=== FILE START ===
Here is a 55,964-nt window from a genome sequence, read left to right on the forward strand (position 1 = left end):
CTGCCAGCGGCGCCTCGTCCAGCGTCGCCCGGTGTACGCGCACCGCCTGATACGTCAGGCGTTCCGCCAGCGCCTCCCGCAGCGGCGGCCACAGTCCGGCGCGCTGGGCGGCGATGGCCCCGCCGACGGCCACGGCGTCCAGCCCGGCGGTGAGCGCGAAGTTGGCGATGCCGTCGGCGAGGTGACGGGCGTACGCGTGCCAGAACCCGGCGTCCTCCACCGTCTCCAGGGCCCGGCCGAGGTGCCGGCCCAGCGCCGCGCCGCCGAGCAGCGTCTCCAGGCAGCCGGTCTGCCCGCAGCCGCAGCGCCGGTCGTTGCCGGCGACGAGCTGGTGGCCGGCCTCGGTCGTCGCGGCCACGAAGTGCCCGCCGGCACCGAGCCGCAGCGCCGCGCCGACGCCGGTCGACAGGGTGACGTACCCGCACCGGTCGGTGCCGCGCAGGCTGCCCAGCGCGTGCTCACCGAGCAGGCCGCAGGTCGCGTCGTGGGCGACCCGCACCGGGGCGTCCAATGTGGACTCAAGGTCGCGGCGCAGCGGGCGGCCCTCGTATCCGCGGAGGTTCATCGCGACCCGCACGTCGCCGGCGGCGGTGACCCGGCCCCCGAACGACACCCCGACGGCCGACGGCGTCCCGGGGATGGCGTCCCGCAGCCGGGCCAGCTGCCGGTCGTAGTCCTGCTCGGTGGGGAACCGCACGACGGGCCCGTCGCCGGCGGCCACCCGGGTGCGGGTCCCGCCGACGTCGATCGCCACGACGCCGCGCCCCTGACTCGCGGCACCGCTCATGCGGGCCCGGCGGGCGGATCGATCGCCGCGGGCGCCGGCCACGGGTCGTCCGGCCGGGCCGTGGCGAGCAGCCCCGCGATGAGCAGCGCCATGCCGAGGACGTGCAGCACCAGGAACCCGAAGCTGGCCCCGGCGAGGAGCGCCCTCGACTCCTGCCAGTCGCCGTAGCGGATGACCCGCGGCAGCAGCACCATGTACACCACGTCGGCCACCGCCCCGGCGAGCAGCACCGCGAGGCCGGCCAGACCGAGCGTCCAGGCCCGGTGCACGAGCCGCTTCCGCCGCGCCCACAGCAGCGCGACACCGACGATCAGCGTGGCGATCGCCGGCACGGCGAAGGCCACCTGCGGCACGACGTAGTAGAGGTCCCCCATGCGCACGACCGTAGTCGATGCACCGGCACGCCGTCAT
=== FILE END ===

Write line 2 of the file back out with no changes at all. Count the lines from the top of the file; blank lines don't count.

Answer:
CTGCCAGCGGCGCCTCGTCCAGCGTCGCCCGGTGTACGCGCACCGCCTGATACGTCAGGCGTTCCGCCAGCGCCTCCCGCAGCGGCGGCCACAGTCCGGCGCGCTGGGCGGCGATGGCCCCGCCGACGGCCACGGCGTCCAGCCCGGCGGTGAGCGCGAAGTTGGCGATGCCGTCGGCGAGGTGACGGGCGTACGCGTGCCAGAACCCGGCGTCCTCCACCGTCTCCAGGGCCCGGCCGAGGTGCCGGCCCAGCGCCGCGCCGCCGAGCAGCGTCTCCAGGCAGCCGGTCTGCCCGCAGCCGCAGCGCCGGTCGTTGCCGGCGACGAGCTGGTGGCCGGCCTCGGTCGTCGCGGCCACGAAGTGCCCGCCGGCACCGAGCCGCAGCGCCGCGCCGACGCCGGTCGACAGGGTGACGTACCCGCACCGGTCGGTGCCGCGCAGGCTGCCCAGCGCGTGCTCACCGAGCAGGCCGCAGGTCGCGTCGTGGGCGACCCGCACCGGGGCGTCCAATGTGGACTCAAGGTCGCGGCGCAGCGGGCGGCCCTCGTATCCGCGGAGGTTCATCGCGACCCGCACGTCGCCGGCGGCGGTGACCCGGCCCCCGAACGACACCCCGACGGCCGACGGCGTCCCGGGGATGGCGTCCCGCAGCCGGGCCAGCTGCCGGTCGTAGTCCTGCTCGGTGGGGAACCGCACGACGGGCCCGTCGCCGGCGGCCACCCGGGTGCGGGTCCCGCCGACGTCGATCGCCACGACGCCGCGCCCCTGACTCGCGGCACCGCTCATGCGGGCCCGGCGGGCGGATCGATCGCCGCGGGCGCCGGCCACGGGTCGTCCGGCCGGGCCGTGGCGAGCAGCCCCGCGATGAGCAGCGCCATGCCGAGGACGTGCAGCACCAGGAACCCGAAGCTGGCCCCGGCGAGGAGCGCCCTCGACTCCTGCCAGTCGCCGTAGCGGATGACCCGCGGCAGCAGCACCATGTACACCACGTCGGCCACCGCCCCGGCGAGCAGCACCGCGAGGCCGGCCAGACCGAGCGTCCAGGCCCGGTGCACGAGCCGCTTCCGCCGCGCCCACAGCAGCGCGACACCGACGATCAGCGTGGCGATCGCCGGCACGGCGAAGGCCACCTGCGGCACGACGTAGTAGAGGTCCCCCATGCGCACGACCGTAGTCGATGCACCGGCACGCCGTCAT